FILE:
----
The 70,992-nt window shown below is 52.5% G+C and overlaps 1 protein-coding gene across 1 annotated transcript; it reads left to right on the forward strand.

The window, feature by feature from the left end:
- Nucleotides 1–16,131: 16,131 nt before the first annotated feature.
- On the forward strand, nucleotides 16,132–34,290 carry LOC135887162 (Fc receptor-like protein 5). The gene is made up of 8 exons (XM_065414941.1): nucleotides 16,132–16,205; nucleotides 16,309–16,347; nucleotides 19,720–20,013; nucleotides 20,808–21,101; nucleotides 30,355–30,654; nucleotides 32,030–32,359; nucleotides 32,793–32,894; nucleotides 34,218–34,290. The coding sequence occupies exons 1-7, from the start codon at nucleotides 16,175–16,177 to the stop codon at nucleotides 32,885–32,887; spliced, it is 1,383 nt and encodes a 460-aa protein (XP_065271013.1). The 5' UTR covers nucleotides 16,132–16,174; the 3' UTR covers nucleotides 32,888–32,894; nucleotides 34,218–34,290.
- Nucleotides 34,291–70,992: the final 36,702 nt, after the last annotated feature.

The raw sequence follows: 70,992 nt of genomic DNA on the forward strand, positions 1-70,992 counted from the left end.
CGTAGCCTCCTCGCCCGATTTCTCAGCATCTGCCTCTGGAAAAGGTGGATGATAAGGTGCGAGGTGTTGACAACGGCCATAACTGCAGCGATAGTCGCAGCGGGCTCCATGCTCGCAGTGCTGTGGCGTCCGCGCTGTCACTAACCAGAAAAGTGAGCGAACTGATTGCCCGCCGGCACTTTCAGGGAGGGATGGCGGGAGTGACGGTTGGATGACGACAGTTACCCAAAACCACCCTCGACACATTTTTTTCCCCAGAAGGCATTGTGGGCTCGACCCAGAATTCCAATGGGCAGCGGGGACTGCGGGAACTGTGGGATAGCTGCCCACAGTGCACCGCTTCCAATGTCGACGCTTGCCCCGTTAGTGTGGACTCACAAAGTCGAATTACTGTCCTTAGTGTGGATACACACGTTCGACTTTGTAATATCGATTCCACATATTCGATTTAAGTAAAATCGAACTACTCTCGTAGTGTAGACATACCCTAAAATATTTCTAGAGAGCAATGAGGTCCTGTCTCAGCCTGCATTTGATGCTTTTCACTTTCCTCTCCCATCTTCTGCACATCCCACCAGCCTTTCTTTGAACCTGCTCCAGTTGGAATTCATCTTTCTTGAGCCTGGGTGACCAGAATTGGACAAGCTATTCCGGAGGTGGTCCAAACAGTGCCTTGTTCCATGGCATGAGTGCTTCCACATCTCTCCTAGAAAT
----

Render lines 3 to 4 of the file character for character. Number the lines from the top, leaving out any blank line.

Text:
- Nucleotides 1–16,131: 16,131 nt before the first annotated feature.
- On the forward strand, nucleotides 16,132–34,290 carry LOC135887162 (Fc receptor-like protein 5). The gene is made up of 8 exons (XM_065414941.1): nucleotides 16,132–16,205; nucleotides 16,309–16,347; nucleotides 19,720–20,013; nucleotides 20,808–21,101; nucleotides 30,355–30,654; nucleotides 32,030–32,359; nucleotides 32,793–32,894; nucleotides 34,218–34,290. The coding sequence occupies exons 1-7, from the start codon at nucleotides 16,175–16,177 to the stop codon at nucleotides 32,885–32,887; spliced, it is 1,383 nt and encodes a 460-aa protein (XP_065271013.1). The 5' UTR covers nucleotides 16,132–16,174; the 3' UTR covers nucleotides 32,888–32,894; nucleotides 34,218–34,290.